A kite broken loose, its string tangled in plum branches


kiretako no ito kakarikeri ume no eda

(Ozaki Hōsai 尾崎放哉)

2 responses to “5”

  1. Anne-Marie Labelle Avatar
    Anne-Marie Labelle

    When I read this haiku it felt as if the kite is like the soul and the string like the body we leave behind after our death.

    Liked by 1 person

    1. דן Avatar

      Thank you for your comment. If we look at it that way, then the tangling may be something significant from the Buddhist perspective, which informs so much of Japanese haiku.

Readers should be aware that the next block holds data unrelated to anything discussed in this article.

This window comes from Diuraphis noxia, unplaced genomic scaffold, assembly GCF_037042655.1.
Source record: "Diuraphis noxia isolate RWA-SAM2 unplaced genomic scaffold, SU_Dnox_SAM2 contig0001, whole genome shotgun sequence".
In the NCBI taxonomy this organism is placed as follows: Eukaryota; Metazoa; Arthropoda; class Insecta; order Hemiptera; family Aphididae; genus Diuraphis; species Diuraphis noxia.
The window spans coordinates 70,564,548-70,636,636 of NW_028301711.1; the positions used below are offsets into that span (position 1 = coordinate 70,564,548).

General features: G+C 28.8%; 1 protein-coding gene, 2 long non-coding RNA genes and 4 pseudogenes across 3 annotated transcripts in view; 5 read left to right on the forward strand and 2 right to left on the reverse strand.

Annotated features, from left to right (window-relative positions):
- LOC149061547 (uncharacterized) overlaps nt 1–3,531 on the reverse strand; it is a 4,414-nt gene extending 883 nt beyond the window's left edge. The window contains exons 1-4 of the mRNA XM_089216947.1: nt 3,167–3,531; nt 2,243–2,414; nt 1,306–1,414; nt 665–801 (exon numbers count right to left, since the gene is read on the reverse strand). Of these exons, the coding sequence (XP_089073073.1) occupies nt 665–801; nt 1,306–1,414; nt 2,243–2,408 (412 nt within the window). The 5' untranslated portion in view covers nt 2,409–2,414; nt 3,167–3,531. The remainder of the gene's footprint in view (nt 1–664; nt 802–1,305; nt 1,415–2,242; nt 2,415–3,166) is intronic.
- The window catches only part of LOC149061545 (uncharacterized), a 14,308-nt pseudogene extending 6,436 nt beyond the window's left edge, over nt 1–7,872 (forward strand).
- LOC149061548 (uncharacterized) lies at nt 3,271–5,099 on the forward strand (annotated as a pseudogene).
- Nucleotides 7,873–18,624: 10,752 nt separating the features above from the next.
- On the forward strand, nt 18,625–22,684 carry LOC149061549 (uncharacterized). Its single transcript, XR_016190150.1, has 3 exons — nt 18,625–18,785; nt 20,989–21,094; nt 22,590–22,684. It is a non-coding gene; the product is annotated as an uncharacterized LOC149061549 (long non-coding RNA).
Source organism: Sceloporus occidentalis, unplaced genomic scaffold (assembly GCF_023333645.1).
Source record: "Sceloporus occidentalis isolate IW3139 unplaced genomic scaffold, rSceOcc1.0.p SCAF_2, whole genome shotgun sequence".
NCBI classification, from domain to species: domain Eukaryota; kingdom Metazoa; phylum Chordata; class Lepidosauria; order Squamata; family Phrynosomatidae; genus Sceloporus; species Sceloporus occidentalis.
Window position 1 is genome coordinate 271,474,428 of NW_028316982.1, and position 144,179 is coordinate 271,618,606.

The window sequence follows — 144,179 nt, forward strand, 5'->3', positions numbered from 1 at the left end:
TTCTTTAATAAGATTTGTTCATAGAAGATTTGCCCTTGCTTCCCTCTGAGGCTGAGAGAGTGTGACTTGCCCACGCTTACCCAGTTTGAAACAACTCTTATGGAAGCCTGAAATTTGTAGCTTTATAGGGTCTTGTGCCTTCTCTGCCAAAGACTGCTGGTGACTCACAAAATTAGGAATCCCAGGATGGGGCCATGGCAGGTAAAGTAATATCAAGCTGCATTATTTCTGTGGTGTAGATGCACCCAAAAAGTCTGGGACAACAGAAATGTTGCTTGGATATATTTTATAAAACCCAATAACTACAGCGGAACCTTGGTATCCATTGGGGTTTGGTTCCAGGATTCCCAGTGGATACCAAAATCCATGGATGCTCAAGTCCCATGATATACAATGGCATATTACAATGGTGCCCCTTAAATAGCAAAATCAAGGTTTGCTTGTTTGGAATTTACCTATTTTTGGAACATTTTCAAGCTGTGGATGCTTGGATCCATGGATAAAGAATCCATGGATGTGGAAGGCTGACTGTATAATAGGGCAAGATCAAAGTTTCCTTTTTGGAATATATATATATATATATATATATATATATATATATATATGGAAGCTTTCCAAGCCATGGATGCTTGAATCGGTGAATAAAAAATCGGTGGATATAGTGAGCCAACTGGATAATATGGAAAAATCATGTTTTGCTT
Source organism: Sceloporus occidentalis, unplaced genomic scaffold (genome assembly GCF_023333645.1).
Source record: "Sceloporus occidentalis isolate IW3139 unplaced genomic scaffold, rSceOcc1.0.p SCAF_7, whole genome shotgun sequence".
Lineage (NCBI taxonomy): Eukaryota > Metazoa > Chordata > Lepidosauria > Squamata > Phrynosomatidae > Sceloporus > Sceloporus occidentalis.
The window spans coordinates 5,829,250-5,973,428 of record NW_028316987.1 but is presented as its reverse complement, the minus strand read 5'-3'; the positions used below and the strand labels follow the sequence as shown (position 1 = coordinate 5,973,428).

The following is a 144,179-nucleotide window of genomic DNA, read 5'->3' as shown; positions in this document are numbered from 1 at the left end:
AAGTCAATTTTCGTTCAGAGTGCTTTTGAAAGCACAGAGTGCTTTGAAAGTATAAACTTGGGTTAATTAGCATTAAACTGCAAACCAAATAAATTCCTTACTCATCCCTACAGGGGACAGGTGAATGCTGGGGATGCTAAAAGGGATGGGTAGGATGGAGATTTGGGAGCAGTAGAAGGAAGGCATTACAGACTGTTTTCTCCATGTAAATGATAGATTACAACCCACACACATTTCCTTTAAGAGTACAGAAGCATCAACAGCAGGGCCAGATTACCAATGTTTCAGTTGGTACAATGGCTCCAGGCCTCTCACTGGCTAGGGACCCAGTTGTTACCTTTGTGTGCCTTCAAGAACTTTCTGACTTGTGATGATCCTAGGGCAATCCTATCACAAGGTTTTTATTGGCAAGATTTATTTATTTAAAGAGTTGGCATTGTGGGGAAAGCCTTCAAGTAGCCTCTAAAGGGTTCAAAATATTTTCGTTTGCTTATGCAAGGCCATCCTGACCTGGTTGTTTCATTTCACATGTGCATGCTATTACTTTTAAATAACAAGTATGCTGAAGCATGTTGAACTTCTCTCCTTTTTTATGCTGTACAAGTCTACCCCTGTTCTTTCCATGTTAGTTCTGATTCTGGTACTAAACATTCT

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Journal of Japanese Poetry Translation

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